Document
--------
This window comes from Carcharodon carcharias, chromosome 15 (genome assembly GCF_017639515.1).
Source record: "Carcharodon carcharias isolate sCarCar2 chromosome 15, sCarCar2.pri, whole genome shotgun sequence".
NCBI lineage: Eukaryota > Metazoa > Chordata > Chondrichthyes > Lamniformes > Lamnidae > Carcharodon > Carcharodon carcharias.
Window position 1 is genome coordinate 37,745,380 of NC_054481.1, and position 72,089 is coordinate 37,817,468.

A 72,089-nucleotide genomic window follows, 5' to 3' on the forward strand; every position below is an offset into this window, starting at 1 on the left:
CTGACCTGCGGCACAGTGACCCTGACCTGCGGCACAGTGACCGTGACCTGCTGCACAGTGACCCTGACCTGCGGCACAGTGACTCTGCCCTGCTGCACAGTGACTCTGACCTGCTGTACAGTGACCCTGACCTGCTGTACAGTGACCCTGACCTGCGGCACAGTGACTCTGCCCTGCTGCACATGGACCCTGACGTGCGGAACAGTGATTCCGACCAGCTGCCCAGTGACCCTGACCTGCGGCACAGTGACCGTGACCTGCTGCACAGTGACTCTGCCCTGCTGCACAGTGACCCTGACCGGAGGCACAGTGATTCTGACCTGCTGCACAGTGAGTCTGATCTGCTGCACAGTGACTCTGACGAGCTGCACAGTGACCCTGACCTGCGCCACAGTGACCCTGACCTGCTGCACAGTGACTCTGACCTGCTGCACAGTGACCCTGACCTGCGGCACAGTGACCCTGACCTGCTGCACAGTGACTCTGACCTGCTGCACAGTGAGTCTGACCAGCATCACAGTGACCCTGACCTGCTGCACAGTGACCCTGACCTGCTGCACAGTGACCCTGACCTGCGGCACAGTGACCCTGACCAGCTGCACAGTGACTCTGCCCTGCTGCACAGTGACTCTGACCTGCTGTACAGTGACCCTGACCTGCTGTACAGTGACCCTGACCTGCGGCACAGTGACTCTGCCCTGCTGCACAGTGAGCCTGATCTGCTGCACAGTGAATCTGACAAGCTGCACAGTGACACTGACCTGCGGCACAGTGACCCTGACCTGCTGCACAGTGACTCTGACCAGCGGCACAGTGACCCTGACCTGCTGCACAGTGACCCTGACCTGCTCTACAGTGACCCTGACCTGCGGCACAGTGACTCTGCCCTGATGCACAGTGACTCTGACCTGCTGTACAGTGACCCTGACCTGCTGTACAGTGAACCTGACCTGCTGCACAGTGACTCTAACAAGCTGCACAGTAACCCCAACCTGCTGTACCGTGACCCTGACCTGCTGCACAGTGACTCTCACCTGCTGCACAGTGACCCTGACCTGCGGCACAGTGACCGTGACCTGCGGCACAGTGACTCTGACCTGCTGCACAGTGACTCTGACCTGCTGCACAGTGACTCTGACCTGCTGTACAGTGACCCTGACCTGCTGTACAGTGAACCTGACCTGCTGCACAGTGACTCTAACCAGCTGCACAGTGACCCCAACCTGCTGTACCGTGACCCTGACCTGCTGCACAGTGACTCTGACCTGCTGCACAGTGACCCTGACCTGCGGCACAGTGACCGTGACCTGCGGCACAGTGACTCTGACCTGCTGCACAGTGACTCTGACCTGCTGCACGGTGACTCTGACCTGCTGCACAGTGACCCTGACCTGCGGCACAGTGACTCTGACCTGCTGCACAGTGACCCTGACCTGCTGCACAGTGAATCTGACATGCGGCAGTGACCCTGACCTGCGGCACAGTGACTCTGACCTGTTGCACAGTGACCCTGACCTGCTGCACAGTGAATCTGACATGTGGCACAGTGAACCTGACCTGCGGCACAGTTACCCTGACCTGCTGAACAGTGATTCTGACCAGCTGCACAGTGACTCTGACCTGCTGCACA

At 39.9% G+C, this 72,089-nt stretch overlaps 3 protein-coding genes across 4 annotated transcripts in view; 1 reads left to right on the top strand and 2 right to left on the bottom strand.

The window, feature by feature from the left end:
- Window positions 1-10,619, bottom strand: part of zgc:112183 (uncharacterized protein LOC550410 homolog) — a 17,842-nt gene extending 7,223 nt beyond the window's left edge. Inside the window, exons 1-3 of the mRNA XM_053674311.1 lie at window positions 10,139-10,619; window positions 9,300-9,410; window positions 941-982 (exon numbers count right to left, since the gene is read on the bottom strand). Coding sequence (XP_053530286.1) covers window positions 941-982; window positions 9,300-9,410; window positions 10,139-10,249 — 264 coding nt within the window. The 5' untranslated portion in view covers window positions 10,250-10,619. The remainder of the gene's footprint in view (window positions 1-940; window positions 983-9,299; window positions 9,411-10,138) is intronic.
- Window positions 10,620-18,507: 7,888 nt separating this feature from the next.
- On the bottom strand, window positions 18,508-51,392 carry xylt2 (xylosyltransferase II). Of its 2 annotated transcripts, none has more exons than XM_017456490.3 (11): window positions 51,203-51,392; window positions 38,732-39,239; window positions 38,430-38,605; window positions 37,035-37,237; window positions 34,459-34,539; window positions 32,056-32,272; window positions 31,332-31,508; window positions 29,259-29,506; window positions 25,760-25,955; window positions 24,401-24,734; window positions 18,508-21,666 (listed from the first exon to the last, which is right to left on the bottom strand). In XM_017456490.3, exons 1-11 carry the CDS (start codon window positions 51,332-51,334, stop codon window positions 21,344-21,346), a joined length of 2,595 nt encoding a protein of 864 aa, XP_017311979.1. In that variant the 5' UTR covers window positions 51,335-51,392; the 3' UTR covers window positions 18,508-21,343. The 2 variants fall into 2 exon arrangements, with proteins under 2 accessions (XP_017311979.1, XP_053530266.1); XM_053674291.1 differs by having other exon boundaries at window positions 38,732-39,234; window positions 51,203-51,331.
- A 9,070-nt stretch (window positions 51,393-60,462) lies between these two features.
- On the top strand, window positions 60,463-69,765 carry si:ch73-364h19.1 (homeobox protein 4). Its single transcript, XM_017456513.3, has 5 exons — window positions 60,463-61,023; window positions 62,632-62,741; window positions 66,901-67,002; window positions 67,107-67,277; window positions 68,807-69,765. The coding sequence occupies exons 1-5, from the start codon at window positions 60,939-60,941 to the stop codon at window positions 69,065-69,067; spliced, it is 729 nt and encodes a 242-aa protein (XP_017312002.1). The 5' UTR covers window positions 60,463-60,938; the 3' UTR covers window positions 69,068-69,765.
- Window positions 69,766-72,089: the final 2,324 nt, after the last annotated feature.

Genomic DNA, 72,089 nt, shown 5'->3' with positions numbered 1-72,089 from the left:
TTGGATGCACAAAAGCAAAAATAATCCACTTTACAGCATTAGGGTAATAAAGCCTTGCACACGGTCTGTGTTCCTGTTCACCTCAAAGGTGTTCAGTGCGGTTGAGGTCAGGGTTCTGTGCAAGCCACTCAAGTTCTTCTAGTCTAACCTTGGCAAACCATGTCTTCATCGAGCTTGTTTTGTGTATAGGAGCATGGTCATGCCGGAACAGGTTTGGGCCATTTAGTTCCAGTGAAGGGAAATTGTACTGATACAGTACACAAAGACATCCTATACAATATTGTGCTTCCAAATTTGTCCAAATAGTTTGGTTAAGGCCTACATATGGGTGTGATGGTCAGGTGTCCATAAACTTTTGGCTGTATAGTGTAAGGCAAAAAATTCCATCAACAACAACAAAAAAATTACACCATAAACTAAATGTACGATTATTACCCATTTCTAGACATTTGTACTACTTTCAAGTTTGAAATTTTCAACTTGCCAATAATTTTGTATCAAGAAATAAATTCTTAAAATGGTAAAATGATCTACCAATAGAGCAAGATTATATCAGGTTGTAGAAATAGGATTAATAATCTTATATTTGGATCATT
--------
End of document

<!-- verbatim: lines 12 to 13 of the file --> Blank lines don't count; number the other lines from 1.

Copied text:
- A 9,070-nt stretch (window positions 51,393-60,462) lies between these two features.
- On the top strand, window positions 60,463-69,765 carry si:ch73-364h19.1 (homeobox protein 4). Its single transcript, XM_017456513.3, has 5 exons — window positions 60,463-61,023; window positions 62,632-62,741; window positions 66,901-67,002; window positions 67,107-67,277; window positions 68,807-69,765. The coding sequence occupies exons 1-5, from the start codon at window positions 60,939-60,941 to the stop codon at window positions 69,065-69,067; spliced, it is 729 nt and encodes a 242-aa protein (XP_017312002.1). The 5' UTR covers window positions 60,463-60,938; the 3' UTR covers window positions 69,068-69,765.